Cabling and Bracing Your Tree: What You Need to Know
Colorado’s spring storms are notorious for wreaking havoc on trees in urbanized areas. Cyclonic winds and lightning strikes are common and trees weakened by soil shifts, nearby construction or poor health and maintenance are most likely to be affected. While you can’t fool Mother Nature, there are some things you can do to cut down on the tricks she plays on you.
Visually Inspect Trees for Damage and Unbalanced Growth
Start by doing a visual inspection of your trees—and neighboring ones that might pose a risk to your property. Springtime, when they’ve leafed out, in the fall after the leaves have dropped, and after any big storm are good times for a walk-around.
Take along a pair of binoculars so you can see the tops clearly. Look for signs of damage to the roots, trunk, and branches. Note any signs of unbalanced growth that might affect the tree’s stability. While it’s normal for trees to lean a little, poor weight distribution can cause trouble. Look at the area around the tree’s base. Exposed roots or cracked or heaving soil are signs that the tree may not be stable enough to withstand strong winds or heavy snow loads.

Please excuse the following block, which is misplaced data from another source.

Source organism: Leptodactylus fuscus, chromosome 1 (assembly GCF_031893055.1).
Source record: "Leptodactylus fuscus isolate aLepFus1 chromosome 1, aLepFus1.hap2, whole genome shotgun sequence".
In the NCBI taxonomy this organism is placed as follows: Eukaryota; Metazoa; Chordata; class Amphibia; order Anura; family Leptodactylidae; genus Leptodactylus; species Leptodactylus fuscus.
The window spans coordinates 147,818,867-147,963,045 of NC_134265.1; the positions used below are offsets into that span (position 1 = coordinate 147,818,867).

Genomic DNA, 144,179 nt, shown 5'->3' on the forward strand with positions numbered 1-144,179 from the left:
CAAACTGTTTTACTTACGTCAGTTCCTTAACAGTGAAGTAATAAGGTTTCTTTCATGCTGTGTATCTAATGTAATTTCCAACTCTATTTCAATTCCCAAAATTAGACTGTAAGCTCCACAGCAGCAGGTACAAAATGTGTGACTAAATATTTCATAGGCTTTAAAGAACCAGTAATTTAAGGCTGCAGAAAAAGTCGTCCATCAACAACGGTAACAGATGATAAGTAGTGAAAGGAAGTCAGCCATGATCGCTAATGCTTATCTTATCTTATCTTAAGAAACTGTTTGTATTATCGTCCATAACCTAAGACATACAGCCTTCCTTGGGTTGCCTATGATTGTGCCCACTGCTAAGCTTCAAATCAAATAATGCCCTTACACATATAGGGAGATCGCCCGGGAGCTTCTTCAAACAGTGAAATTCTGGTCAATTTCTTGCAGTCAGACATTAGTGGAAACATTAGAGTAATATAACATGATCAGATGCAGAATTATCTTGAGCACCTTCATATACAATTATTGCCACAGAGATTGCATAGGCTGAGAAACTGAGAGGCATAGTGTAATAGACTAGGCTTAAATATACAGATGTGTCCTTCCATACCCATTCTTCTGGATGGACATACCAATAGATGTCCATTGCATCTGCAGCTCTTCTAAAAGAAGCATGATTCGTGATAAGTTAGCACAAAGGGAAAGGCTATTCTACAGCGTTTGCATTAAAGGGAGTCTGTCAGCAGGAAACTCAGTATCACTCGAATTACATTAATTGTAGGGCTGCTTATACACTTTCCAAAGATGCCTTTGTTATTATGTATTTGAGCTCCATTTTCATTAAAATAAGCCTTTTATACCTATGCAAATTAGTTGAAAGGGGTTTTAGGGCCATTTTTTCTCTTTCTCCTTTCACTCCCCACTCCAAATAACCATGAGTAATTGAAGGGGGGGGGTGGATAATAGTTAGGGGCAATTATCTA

Check for Signs of Root Decay
Some trees can develop multiple trunks. These can throw the tree off balance and are weak spots for splitting under stress. Mushrooms or fungus growth and carpenter ants can be signs of root decay from age, disease, or construction damage and should be addressed quickly.
If you see any signs of potential trouble, or just want to reassure yourself that you haven’t overlooked anything, call a certified arborist to come have a look. They can assess the situation, diagnose problems (including internal damage you can’t see), and offer remedies.
Balance the Tree by Trimming, Cabling and Bracing
Sometimes, trouble can be avoided with a professional trimming to balance the tree and make it more attractive in the bargain. Cabling can stabilize larger trees against storms and let them reestablish a strong anchoring system without danger of falling. Braces are steel rods inserted into the trunks to support weak unions and split trunks on smaller trees.
Cables and braces can also encourage trees to grow in the right direction and protect younger, weaker trees from bumps and strong winds. Arborists have the knowledge and equipment to cable and brace trees properly without causing damage or stress.
Invest with Healthy, Well-Maintained Trees
When you consider that attractive, well-maintained trees can add 10% or more to a home’s value, the cost of keeping them healthy and safe represents a good investment. And considering the damage a fallen branch or blown-over tree can do, it’s good insurance, too.